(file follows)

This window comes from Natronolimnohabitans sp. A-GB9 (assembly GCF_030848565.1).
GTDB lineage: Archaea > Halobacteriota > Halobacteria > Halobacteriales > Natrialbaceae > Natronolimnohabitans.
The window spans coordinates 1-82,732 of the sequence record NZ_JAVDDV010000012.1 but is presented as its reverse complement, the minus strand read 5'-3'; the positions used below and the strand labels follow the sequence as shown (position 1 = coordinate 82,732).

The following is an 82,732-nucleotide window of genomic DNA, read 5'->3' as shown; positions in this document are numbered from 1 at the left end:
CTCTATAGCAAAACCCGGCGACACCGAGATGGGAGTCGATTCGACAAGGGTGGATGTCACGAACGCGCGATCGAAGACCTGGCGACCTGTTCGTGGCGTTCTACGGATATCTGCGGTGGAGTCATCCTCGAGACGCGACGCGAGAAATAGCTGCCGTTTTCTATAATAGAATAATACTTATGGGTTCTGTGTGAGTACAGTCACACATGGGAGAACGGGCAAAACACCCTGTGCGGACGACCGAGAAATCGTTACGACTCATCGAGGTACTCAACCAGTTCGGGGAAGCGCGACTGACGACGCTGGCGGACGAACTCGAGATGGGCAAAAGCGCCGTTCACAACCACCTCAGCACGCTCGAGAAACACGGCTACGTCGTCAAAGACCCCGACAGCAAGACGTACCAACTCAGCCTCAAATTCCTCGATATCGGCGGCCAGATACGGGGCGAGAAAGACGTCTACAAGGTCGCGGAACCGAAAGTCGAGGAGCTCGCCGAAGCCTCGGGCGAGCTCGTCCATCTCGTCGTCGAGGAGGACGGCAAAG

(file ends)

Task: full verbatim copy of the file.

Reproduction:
This window comes from Natronolimnohabitans sp. A-GB9 (assembly GCF_030848565.1).
GTDB lineage: Archaea > Halobacteriota > Halobacteria > Halobacteriales > Natrialbaceae > Natronolimnohabitans.
The window spans coordinates 1-82,732 of the sequence record NZ_JAVDDV010000012.1 but is presented as its reverse complement, the minus strand read 5'-3'; the positions used below and the strand labels follow the sequence as shown (position 1 = coordinate 82,732).

The following is an 82,732-nucleotide window of genomic DNA, read 5'->3' as shown; positions in this document are numbered from 1 at the left end:
CTCTATAGCAAAACCCGGCGACACCGAGATGGGAGTCGATTCGACAAGGGTGGATGTCACGAACGCGCGATCGAAGACCTGGCGACCTGTTCGTGGCGTTCTACGGATATCTGCGGTGGAGTCATCCTCGAGACGCGACGCGAGAAATAGCTGCCGTTTTCTATAATAGAATAATACTTATGGGTTCTGTGTGAGTACAGTCACACATGGGAGAACGGGCAAAACACCCTGTGCGGACGACCGAGAAATCGTTACGACTCATCGAGGTACTCAACCAGTTCGGGGAAGCGCGACTGACGACGCTGGCGGACGAACTCGAGATGGGCAAAAGCGCCGTTCACAACCACCTCAGCACGCTCGAGAAACACGGCTACGTCGTCAAAGACCCCGACAGCAAGACGTACCAACTCAGCCTCAAATTCCTCGATATCGGCGGCCAGATACGGGGCGAGAAAGACGTCTACAAGGTCGCGGAACCGAAAGTCGAGGAGCTCGCCGAAGCCTCGGGCGAGCTCGTCCATCTCGTCGTCGAGGAGGACGGCAAAG